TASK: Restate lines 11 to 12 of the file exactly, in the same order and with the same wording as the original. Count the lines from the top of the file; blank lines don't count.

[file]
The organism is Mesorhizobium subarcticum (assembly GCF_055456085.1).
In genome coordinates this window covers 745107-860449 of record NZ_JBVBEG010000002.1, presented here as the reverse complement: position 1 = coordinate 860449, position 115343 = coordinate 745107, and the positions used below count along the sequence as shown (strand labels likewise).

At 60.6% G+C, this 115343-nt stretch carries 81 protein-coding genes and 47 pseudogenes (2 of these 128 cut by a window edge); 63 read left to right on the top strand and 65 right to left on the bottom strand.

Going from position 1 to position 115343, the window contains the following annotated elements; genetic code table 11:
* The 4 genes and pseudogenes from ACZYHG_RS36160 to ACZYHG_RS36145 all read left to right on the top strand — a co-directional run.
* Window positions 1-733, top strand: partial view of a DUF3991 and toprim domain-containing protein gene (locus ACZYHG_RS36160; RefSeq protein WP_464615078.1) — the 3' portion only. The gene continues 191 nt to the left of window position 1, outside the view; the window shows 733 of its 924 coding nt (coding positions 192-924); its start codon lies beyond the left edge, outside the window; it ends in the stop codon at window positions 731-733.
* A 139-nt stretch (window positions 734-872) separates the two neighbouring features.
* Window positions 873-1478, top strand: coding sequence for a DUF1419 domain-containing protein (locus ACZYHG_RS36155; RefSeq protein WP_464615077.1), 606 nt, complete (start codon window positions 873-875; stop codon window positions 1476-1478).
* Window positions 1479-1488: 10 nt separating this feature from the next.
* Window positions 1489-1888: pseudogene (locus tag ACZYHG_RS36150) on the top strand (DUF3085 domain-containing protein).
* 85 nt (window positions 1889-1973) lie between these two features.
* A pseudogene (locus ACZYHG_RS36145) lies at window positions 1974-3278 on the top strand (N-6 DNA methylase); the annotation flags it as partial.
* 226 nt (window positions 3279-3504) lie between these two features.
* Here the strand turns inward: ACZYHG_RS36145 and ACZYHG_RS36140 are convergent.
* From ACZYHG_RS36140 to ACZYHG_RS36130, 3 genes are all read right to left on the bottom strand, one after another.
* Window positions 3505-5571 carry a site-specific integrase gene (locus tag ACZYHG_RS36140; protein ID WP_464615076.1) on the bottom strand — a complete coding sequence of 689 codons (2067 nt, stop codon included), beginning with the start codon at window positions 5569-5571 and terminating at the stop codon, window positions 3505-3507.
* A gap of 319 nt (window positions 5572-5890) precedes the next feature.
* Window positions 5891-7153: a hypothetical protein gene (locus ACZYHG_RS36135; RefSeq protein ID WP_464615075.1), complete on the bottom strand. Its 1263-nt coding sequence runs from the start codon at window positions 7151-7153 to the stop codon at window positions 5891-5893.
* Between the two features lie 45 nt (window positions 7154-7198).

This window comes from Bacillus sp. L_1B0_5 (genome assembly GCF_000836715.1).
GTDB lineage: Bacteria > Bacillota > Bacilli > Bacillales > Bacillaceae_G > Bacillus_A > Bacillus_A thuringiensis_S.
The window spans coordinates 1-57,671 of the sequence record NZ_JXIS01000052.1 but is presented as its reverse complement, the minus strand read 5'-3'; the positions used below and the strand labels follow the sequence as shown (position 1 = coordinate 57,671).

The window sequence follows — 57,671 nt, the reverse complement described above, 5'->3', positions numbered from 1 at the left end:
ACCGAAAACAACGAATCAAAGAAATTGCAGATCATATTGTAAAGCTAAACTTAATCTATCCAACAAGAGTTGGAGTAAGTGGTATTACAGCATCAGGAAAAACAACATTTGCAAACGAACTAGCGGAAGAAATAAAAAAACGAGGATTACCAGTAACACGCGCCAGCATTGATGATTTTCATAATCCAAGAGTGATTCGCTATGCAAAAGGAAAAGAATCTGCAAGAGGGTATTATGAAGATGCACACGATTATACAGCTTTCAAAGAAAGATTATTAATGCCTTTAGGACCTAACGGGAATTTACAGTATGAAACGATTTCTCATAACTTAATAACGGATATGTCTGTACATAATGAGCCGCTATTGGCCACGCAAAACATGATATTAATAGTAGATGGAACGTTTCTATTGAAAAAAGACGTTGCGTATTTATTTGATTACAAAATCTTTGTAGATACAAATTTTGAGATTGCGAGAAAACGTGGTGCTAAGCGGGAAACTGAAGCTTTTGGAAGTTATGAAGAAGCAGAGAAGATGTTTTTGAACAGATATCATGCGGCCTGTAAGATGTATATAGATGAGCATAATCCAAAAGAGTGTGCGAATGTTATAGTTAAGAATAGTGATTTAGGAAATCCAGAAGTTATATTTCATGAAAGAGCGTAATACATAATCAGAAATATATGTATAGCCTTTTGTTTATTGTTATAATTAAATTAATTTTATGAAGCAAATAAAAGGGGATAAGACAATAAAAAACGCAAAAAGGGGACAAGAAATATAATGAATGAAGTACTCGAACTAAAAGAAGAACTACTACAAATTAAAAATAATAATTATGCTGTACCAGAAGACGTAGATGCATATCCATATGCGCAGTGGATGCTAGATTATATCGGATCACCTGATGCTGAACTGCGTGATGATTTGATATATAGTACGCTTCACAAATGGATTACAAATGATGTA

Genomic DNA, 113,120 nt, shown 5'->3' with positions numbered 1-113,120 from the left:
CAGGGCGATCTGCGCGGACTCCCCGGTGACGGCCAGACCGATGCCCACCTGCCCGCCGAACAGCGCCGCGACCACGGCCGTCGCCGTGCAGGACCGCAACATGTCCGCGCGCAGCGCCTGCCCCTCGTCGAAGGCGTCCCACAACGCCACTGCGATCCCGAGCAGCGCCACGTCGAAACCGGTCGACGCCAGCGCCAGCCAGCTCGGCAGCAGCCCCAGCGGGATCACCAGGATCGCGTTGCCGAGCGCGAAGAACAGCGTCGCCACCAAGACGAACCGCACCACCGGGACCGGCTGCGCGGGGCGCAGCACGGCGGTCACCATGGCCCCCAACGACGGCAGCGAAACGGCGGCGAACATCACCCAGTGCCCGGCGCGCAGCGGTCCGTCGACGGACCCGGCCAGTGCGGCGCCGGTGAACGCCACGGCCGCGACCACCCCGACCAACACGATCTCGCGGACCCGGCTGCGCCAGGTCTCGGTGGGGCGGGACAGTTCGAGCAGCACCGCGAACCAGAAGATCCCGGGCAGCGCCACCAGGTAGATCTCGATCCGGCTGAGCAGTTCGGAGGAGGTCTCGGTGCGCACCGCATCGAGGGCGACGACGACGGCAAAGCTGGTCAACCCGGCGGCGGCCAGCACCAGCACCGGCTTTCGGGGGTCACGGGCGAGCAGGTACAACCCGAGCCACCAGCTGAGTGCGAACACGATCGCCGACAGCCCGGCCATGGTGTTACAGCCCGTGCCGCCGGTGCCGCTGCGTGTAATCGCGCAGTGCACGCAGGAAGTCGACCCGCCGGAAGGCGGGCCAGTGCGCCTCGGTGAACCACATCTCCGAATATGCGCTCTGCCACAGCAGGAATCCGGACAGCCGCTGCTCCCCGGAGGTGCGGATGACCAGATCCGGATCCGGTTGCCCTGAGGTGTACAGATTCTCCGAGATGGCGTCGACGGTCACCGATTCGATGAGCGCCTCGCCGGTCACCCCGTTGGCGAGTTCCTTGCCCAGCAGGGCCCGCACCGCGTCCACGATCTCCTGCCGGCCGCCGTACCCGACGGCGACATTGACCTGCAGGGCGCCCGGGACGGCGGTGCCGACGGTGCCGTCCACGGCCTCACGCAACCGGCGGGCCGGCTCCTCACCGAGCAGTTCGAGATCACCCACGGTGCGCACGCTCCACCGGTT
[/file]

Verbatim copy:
* 85 nt (window positions 1889-1973) lie between these two features.
* A pseudogene (locus ACZYHG_RS36145) lies at window positions 1974-3278 on the top strand (N-6 DNA methylase); the annotation flags it as partial.